• Are the children safe?
    • Is my data privacy maintained?
    • Can I say that democracy is safe? Can it not be influenced in such a big way?
    • Is the news that I am reading real news or fake news?
    • Are the people who are creating the content getting the right remuneration for that?
    • Is society getting more polarised because of everyday connectivity, which we thought would democratise the entire thing and the society would become more harmonised? Is it moving in the opposite direction?”
  • We should have a new thought process and India would take lead in this: 

“I think time has come when we should all have a new thought process. A new agreement on this. The way the United Nations came up, the way a new global order emerged in the 1940s after the Second World War, a similar is needed at this point. India would participate in this. India would take lead in this, and we are very much deeply involved in these discussions at every level within our country and in all international forums.” – Ashwini Vaishnaw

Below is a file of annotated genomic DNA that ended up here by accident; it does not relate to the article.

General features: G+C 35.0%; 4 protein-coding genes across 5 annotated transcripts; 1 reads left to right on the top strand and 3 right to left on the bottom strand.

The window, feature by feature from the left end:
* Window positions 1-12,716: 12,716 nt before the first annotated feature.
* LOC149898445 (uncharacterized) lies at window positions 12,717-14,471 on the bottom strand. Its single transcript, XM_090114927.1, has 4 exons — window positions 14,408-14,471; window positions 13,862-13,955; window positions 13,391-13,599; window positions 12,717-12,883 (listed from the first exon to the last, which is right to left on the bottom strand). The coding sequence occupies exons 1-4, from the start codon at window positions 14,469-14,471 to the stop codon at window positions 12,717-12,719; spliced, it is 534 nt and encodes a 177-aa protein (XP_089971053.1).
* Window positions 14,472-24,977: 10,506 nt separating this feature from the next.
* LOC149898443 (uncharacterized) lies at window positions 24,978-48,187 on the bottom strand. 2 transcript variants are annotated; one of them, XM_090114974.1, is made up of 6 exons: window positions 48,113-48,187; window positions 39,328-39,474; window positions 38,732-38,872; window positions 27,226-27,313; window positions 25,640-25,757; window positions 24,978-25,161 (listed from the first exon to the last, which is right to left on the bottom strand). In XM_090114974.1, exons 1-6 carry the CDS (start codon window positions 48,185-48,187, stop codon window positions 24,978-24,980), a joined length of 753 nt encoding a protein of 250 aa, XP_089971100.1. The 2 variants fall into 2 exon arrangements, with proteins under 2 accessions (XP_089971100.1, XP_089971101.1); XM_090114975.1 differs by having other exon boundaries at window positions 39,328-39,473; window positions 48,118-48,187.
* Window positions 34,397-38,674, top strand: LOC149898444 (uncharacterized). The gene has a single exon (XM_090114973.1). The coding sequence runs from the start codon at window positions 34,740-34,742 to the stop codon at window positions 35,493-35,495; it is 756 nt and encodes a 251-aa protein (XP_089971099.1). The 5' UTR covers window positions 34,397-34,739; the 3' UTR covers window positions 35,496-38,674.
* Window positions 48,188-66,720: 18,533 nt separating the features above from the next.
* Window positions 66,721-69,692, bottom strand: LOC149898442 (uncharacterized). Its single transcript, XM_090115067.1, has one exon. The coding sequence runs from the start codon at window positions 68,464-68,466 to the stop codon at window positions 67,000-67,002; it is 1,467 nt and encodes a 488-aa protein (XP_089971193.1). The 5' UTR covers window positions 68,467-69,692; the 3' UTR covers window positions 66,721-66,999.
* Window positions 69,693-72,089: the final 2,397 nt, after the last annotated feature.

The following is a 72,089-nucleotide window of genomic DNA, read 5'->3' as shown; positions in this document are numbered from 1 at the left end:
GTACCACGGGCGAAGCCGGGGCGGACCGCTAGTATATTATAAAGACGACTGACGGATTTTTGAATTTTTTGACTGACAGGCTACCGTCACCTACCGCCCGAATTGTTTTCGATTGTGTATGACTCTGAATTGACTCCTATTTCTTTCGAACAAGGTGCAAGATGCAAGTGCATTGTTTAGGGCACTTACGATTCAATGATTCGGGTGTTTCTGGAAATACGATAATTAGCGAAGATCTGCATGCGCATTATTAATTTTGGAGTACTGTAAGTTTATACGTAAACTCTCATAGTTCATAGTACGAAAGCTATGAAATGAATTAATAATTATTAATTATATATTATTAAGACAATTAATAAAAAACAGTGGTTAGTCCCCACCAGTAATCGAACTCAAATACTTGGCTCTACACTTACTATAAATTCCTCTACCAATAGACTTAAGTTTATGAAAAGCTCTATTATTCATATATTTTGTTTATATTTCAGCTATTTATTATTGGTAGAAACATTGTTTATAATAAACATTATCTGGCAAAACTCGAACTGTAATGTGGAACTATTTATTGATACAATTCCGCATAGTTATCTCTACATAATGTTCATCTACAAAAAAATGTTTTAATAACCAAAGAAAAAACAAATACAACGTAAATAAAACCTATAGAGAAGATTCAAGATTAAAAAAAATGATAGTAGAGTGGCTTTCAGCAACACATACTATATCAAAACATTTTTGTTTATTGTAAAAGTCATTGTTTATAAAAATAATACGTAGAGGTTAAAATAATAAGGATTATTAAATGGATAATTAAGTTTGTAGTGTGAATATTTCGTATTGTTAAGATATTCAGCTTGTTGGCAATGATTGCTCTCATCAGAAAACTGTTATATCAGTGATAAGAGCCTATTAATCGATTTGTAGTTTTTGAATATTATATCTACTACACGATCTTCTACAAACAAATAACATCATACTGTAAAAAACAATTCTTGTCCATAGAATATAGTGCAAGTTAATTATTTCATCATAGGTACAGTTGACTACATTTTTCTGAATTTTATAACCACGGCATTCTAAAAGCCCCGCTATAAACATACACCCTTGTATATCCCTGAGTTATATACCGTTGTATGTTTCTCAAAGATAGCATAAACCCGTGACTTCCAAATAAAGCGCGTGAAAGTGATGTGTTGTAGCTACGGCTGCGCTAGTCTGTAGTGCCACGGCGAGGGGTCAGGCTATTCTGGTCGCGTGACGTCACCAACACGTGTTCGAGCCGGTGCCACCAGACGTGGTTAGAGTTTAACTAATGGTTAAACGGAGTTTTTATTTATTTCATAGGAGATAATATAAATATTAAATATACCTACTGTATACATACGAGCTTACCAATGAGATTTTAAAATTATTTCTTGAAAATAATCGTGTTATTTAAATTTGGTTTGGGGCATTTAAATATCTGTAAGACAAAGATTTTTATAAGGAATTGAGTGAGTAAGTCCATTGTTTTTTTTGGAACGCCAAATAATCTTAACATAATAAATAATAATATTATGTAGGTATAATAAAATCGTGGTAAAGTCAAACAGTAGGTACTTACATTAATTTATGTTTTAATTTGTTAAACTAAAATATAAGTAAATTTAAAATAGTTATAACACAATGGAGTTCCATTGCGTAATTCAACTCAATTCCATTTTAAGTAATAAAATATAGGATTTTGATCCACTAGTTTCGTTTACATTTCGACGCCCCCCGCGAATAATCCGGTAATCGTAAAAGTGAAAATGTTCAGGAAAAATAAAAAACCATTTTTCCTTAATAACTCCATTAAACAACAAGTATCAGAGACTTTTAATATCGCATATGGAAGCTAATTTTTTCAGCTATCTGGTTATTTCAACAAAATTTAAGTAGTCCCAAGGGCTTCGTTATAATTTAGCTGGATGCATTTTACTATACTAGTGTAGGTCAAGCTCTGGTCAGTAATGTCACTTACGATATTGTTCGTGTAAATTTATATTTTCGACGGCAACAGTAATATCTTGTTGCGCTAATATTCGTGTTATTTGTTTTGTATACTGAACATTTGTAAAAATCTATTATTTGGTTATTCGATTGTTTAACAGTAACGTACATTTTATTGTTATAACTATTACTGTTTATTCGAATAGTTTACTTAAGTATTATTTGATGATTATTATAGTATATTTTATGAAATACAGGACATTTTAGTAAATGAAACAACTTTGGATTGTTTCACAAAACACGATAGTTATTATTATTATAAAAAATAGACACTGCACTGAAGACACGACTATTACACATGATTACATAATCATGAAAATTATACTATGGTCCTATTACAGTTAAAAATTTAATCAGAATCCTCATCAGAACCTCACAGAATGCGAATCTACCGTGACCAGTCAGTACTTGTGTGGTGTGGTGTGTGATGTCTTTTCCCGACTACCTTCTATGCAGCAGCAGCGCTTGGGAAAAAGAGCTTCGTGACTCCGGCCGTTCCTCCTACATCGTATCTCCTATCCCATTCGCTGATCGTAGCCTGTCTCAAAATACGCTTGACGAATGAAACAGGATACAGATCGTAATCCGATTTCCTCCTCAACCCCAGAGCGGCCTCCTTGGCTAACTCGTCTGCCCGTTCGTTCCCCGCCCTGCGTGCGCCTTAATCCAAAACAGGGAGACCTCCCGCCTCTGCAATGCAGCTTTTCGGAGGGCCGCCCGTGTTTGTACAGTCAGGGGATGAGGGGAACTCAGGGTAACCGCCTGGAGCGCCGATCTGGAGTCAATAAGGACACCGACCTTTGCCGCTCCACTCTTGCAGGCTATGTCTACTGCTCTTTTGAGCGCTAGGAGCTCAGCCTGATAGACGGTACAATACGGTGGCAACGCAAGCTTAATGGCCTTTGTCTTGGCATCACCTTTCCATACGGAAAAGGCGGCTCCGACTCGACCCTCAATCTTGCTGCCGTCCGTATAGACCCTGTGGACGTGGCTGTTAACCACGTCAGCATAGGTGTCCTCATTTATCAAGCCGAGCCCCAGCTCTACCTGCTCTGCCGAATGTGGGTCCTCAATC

Growing risk of cyber warfare and India’s preparedness

Pointing out that one of the fears that the current geopolitics is creating is the risk of cyber warfare, moderator Janamejaya Sinha asked how prepared are we if some country decides to launch disruption inside our country through cyber warfare?

“The whole world is today facing this challenge,” Vaishnaw said while laying out how nations can respond to it:

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  1. Understanding between countries: “First and foremost, there has to be understanding between like-minded countries that this is a common threat [and] we have to face it,” Vaishnaw said.
  2. Countries that engage in cyber-warfare must be warned: “As a global society, we must make sure that the countries which go and use cyber threats as a state weapon must be categorically told that this is not the way in which humanity has to move forward,” Vaishnaw remarked.
  3. Prepare for a possible attack: